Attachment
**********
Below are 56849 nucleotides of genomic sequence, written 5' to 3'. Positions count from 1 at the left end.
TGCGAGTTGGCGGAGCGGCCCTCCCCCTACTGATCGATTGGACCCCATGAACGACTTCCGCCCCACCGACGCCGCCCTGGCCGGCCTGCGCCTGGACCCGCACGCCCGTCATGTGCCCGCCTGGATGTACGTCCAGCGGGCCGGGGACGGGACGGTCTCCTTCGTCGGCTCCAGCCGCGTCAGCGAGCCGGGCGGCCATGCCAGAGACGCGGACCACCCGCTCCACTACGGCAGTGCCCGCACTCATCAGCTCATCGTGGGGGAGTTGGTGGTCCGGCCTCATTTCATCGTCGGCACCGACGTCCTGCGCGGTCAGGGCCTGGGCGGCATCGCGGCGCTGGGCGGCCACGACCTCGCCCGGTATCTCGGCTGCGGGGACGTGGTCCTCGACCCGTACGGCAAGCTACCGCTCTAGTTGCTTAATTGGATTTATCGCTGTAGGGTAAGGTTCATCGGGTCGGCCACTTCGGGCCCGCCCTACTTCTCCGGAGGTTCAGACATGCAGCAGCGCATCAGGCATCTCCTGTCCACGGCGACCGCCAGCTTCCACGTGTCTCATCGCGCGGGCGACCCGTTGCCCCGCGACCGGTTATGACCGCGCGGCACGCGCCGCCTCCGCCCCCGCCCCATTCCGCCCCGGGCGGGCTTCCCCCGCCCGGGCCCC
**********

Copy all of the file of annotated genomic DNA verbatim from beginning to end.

Below are 56849 nucleotides of genomic sequence, written 5' to 3'. Positions count from 1 at the left end.
TGCGAGTTGGCGGAGCGGCCCTCCCCCTACTGATCGATTGGACCCCATGAACGACTTCCGCCCCACCGACGCCGCCCTGGCCGGCCTGCGCCTGGACCCGCACGCCCGTCATGTGCCCGCCTGGATGTACGTCCAGCGGGCCGGGGACGGGACGGTCTCCTTCGTCGGCTCCAGCCGCGTCAGCGAGCCGGGCGGCCATGCCAGAGACGCGGACCACCCGCTCCACTACGGCAGTGCCCGCACTCATCAGCTCATCGTGGGGGAGTTGGTGGTCCGGCCTCATTTCATCGTCGGCACCGACGTCCTGCGCGGTCAGGGCCTGGGCGGCATCGCGGCGCTGGGCGGCCACGACCTCGCCCGGTATCTCGGCTGCGGGGACGTGGTCCTCGACCCGTACGGCAAGCTACCGCTCTAGTTGCTTAATTGGATTTATCGCTGTAGGGTAAGGTTCATCGGGTCGGCCACTTCGGGCCCGCCCTACTTCTCCGGAGGTTCAGACATGCAGCAGCGCATCAGGCATCTCCTGTCCACGGCGACCGCCAGCTTCCACGTGTCTCATCGCGCGGGCGACCCGTTGCCCCGCGACCGGTTATGACCGCGCGGCACGCGCCGCCTCCGCCCCCGCCCCATTCCGCCCCGGGCGGGCTTCCCCCGCCCGGGCCCC